Although it is only a little over 6 months since Pensions Minister Laura Trott took office, on 5 June she delivered on her promise to publish a report on the gap between male and female private pension wealth. The report, titled ‘The Gender Pensions Gap in Private Pensions’, provides long-awaited clarity on the Gender Pensions Gap and how the Government intends to review and monitor it.

Key findings 

For those individuals with private pension wealth, the report defines the Gender Pension Gap (“GPeG”) as “the percentage difference between female and male uncrystallised median private pension wealth around normal minimum pension age (currently 55)”. Data collected from 2018 to 2020 shows an overall GPeG of 35%. However, this percentage varies for different age bands. The GPeG is lowest for people in their thirties, being 10% for those aged 35-39. However, the gap increases to 47% for those aged 45-49.

Automatic Enrolment (“AE”)

: AE was introduced in 2012 for those aged between 22 and State Pension age, were workers and earning over £10,000 per year. The report shows that for those who are eligible for AE, the GPeG is slightly smaller at 32%. For age bands 30-34 and 35-39, pension wealth for those eligible for AE is higher for female savers than it is for male savers. However, female savers aged 40-44 have 33% less pension wealth than male savers. Since the introduction of AE, almost an equal percentage of men and women now save into a workplace pension and, for those who have benefitted from AE for most of their working life, this has allowed for a closing of the GPeG. The same cannot be said for those who have not benefited from AE from the outset of their careers, with the GPeG increasing for older age bands.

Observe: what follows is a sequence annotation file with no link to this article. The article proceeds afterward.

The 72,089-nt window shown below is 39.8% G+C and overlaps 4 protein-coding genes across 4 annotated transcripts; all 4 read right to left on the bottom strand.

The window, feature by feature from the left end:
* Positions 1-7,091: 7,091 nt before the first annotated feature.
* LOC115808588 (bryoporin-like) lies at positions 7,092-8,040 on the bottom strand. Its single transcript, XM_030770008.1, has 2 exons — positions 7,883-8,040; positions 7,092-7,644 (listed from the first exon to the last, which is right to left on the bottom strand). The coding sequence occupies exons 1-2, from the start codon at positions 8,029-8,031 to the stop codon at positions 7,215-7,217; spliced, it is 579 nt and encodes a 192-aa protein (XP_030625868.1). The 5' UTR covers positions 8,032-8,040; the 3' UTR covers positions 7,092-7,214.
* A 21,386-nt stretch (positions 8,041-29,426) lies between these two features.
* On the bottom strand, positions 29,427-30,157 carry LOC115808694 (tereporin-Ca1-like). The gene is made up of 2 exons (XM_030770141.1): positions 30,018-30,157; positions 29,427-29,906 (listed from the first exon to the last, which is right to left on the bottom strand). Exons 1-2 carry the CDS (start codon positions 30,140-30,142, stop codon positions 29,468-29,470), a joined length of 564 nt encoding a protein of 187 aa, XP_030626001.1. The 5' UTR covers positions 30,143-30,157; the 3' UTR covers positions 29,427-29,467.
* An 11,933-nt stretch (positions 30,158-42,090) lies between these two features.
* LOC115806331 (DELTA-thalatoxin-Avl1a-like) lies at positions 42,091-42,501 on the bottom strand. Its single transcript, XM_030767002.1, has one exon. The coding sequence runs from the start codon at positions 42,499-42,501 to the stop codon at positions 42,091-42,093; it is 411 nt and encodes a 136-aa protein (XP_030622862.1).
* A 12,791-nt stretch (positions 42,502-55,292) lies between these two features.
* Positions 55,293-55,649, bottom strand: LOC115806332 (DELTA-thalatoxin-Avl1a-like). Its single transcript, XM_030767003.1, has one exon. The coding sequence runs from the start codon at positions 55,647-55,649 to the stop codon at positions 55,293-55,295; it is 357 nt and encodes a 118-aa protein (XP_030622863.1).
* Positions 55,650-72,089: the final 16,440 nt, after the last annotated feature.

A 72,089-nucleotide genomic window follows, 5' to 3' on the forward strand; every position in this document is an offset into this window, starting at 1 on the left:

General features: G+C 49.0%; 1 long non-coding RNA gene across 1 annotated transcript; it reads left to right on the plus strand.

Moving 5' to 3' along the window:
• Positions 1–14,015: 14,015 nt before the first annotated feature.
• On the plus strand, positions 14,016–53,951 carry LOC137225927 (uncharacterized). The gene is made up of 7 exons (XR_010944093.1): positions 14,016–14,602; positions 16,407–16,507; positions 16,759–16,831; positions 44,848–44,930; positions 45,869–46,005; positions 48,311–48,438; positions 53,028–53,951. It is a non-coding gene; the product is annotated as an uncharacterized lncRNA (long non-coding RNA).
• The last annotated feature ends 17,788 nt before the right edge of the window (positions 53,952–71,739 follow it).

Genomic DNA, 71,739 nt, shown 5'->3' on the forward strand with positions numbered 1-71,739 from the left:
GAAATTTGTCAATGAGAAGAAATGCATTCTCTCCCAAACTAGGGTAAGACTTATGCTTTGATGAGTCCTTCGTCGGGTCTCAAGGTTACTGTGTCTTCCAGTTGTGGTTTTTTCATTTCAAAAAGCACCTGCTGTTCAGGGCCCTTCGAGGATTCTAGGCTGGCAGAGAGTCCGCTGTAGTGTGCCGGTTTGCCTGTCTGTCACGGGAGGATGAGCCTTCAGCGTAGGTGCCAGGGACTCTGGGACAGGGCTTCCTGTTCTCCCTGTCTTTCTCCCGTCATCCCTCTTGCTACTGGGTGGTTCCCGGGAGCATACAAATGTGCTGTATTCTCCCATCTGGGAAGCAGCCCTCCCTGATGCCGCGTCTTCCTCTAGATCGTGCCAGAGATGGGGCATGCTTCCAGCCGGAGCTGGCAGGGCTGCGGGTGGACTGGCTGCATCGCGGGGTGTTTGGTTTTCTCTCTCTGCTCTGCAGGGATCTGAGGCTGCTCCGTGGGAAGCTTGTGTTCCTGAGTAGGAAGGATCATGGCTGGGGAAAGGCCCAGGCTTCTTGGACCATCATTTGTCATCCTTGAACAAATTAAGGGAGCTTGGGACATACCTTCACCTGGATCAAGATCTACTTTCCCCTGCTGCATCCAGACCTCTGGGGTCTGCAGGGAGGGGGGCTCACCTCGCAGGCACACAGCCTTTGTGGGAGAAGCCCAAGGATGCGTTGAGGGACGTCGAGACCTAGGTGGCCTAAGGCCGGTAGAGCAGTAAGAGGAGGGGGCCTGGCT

Changes to the GPeG over time The GPeG has fallen from a maximum of 42% in 2006-2008, and while the percentage has fluctuated over time, there has been a clear increase in female pension wealth since this period. In 2006-2008, the average female saver had £50,000 of private pension wealth at age 50-54 compared to the male saver average of £85,000. In the period from 2018 to 2020, this increased to £94,000 for female savers aged 55 to 59 and £145,000 for male savers. This shows an increase of 90% for the average female, compared to 70% for the average male.


Defined Benefit (“DB”) vs. Defined Contribution (“DC): 

The report states that the GPeG is largest for savers with only DC pension wealth (60%) and smaller for those who hold some DB pension wealth (DB only = 44%, DB and DC = 34%). It appears that a key driver in the GPeG is a lack of DB wealth for female savers. With time, AE may serve to redress the imbalance between male and female pension wealth. However, it seems that the decline in the availability of DB pension schemes for younger savers will mean that, as the GPeG decreases, so will the overall value of private pension wealth.

Participation As previously touched upon, the introduction of AE has resulted in an increased participation rate for female savers, which the report states to be 89% compared to male savers’ 87%. Since 2012, the total of female pension saving has increased by over £4 billion more than the increase in male pension saving.


Concluding thoughts 

Since 6 April 2017 private and voluntary sector employers with 250 or more employees have been under a legal duty to prepare and publish a Gender Pay Gap (“GPG”) report. The pensions sector has historically been further behind, largely due to the difficulties surrounding defining what is a “gender pensions pay gap”. It may be that, now that we have a legal definition, employers will, in time, be required to publish their GPeG figures along with their GPG.

Ultimately, however, it appears that the biggest policy question arising out of the report surrounds the decline of DB accrual and the impact that this has on private pension wealth more generally. Whether this impact can be reduced through education and/or an extension of auto-enrolment remains to be seen but any future Government will need to address how to reduce the GPeG in future whilst simultaneously avoiding an increase in pension poverty.

If you would like further advice on any of these points, please do contact our Pensions Team. This blog was written by Alice Burns.